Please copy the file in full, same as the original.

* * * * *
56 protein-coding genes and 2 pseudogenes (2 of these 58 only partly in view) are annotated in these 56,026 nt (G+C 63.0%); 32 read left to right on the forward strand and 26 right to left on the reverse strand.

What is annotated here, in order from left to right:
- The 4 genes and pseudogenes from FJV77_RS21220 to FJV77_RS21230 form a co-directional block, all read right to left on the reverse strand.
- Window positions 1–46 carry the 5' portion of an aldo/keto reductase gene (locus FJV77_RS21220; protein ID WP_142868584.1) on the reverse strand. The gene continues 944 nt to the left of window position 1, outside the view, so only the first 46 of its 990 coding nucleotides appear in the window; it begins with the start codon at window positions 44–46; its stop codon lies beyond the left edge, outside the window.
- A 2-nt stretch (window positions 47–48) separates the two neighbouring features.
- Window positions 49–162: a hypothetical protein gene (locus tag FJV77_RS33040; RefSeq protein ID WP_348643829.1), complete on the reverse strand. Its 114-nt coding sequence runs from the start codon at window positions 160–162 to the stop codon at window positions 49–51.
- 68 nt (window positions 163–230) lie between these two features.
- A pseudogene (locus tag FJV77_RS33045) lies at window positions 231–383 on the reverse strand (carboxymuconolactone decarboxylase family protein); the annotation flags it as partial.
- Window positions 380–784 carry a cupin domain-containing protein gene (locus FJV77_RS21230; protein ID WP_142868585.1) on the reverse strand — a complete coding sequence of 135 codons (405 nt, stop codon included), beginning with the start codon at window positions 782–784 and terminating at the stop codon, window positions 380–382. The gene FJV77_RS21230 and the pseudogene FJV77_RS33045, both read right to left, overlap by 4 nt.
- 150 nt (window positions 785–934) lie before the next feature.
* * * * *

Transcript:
56 protein-coding genes and 2 pseudogenes (2 of these 58 only partly in view) are annotated in these 56,026 nt (G+C 63.0%); 32 read left to right on the forward strand and 26 right to left on the reverse strand.

What is annotated here, in order from left to right:
- The 4 genes and pseudogenes from FJV77_RS21220 to FJV77_RS21230 form a co-directional block, all read right to left on the reverse strand.
- Window positions 1–46 carry the 5' portion of an aldo/keto reductase gene (locus FJV77_RS21220; protein ID WP_142868584.1) on the reverse strand. The gene continues 944 nt to the left of window position 1, outside the view, so only the first 46 of its 990 coding nucleotides appear in the window; it begins with the start codon at window positions 44–46; its stop codon lies beyond the left edge, outside the window.
- A 2-nt stretch (window positions 47–48) separates the two neighbouring features.
- Window positions 49–162: a hypothetical protein gene (locus tag FJV77_RS33040; RefSeq protein ID WP_348643829.1), complete on the reverse strand. Its 114-nt coding sequence runs from the start codon at window positions 160–162 to the stop codon at window positions 49–51.
- 68 nt (window positions 163–230) lie between these two features.
- A pseudogene (locus tag FJV77_RS33045) lies at window positions 231–383 on the reverse strand (carboxymuconolactone decarboxylase family protein); the annotation flags it as partial.
- Window positions 380–784 carry a cupin domain-containing protein gene (locus FJV77_RS21230; protein ID WP_142868585.1) on the reverse strand — a complete coding sequence of 135 codons (405 nt, stop codon included), beginning with the start codon at window positions 782–784 and terminating at the stop codon, window positions 380–382. The gene FJV77_RS21230 and the pseudogene FJV77_RS33045, both read right to left, overlap by 4 nt.
- 150 nt (window positions 785–934) lie before the next feature.